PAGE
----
Is China Getting Ready to Start a War Over Taiwan?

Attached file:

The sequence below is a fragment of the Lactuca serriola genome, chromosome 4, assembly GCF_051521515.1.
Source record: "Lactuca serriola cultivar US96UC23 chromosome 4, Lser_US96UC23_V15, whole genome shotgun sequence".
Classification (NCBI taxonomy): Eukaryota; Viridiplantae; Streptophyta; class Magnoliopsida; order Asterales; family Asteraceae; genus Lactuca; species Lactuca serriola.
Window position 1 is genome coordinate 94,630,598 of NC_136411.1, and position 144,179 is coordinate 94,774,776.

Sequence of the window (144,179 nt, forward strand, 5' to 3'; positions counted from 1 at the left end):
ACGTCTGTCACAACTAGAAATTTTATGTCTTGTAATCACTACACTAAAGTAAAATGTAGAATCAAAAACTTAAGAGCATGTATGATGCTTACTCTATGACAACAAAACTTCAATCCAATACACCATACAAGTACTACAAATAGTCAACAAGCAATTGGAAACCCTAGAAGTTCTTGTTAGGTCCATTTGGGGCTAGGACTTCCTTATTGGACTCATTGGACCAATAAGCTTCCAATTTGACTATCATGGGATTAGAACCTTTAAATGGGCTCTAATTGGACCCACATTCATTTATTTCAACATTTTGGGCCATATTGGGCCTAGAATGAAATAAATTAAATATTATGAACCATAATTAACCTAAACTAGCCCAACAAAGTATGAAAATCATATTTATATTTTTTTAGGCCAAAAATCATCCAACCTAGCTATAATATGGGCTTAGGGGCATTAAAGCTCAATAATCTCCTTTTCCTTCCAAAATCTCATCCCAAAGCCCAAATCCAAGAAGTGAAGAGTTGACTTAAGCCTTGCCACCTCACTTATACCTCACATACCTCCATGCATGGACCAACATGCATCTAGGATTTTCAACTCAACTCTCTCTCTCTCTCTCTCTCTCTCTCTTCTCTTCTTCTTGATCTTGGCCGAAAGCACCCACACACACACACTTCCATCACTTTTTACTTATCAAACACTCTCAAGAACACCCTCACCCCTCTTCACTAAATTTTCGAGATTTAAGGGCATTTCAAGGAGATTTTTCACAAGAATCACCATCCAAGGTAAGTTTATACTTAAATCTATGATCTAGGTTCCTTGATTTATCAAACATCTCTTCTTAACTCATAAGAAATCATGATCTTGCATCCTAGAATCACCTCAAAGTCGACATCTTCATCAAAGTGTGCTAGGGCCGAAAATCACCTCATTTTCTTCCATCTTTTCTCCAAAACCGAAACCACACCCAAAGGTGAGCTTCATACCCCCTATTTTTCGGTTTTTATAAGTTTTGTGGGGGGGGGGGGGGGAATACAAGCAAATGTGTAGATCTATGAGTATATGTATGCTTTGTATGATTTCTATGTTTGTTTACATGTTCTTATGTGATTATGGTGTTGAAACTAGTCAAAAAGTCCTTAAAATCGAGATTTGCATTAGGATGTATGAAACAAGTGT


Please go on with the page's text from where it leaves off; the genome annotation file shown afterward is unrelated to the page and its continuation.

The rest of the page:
Dan Blumenthal Security, Asia Beijing does not want to risk a full-scale war with the US. Rather, the threat is that China will use force to embarrass Washington and Taipei. It could grab an offshore island, ramp up air and missile threats and displays of force to unbearable levels, or engage in a massive cyber and information attack. Xi Jinping is pounding the war drums on Taiwan. The US needs to listen. Though Beijing’s coercion and intimidation of the democratic island is near-constant, there are three reasons that the latest People’s Liberation Army’s moves are more serious:  First, Xi is under more pressure at home after the CCP’s mishandling and cover-up of COVID-19 (we still do not know how many cases China has had, nor how many COVID-deaths there have been, and we likely never will). He is looking for nationalistic “wins” abroad. He already has one in Hong Kong. With an economy in tatters, Xi wants the “return” of Hong Kong and Taiwan to the “motherland” to be his legacy. Second, the PLA is now a very lethal military power. It has a range of options from invasion of the island to persistent low-intensity conflict. Third, the US-Taiwan relationship has tightened under President Trump, and China wants to reverse this trend. China uses force to rearrange the geopolitical deck. It did so the last time it fought a war, which was against Vietnam in 1979. It lost militarily but accomplished all of its strategic-political objectives — sundering Hanoi’s ties with Moscow at the time. Beijing will take military losses if it can break alliances that encircle it. Today it wants to signal to Taipei (and Tokyo) that if it pushes US allies to the brink of war, the US will not defend them. It wants the Taipei-Washington relationship to revert back to its pre-Trump days. One way to do that is to undermine Washington’s credibility. Another is to get rid of the hated-DPP government in the hopes that a chastened, more accommodating government will take its place.  Fourth, the CCP sees the US as hopelessly divided and chaotic. China has been one of the prime beneficiaries of the successful Russian political influence campaign whose main purpose was to divide Americans. Right now, the danger is not a full invasion. Beijing does not want to risk a full-scale war with the US. Rather, the threat is that China will use force to embarrass Washington and Taipei. It could grab an offshore island, ramp up air and missile threats and displays of force to unbearable levels, or engage in a massive cyber and information attack. The point would be to make things very complicated for Washington and to force a political crisis in Taipei. There is still time to fend this off. Here are five actions for policymakers to consider: 1. Statements by both President Trump and Vice President Biden that the US opposes any use of force against Taiwan and any meddling in its democratic politics. A bipartisan statement by leaders of Congress should follow. In addition, US diplomats should work with the leading democracies on joint statements calling for peace in the Taiwan Strait. 2. The deployment of a small US military and civilian advisory force to the island to assist Taiwan in protecting its critical infrastructure and to fight back against information and cyber-attacks. This would not be breaking new ground, since military officers already serve in Taiwan. One of the strongest deterrents is the presence of American government officials and soldiers in Taiwan.   3. The continued presence of US ships and aircraft in and around the Taiwan Strait and adjacent areas. 4. High-level private diplomacy with Chinese leaders explaining to them that the political outcome of their military coercion will be the opposite of what they hope to achieve.  The US should lay out a range of possible outcomes if they do not back down, from recognizing Taiwan as a country to signing a defense treaty with Taiwan to keeping military forces on the island. US leaders can convey this message in private to allow Beijing to walk back from the brink. Call this approach “active deterrence by denial:” using diplomacy backed by displays of force to demonstrate to China that it will not achieve its political goals through coercion. 5. Diplomacy is also needed to urge the CCP to re-enter into direct discussions with Taipei about the two sides’ differences. China’s activities in the Strait are causing a crisis. US political leadership can still come together to ensure peace and protect Taiwan’s democracy. The key to deterring China is credibly demonstrating that the use of force will lead to the opposite of what it hopes to achieve politically. This article first appeared on AEIdeas, a publication of the American Enterprise Institute. Image: Reuters.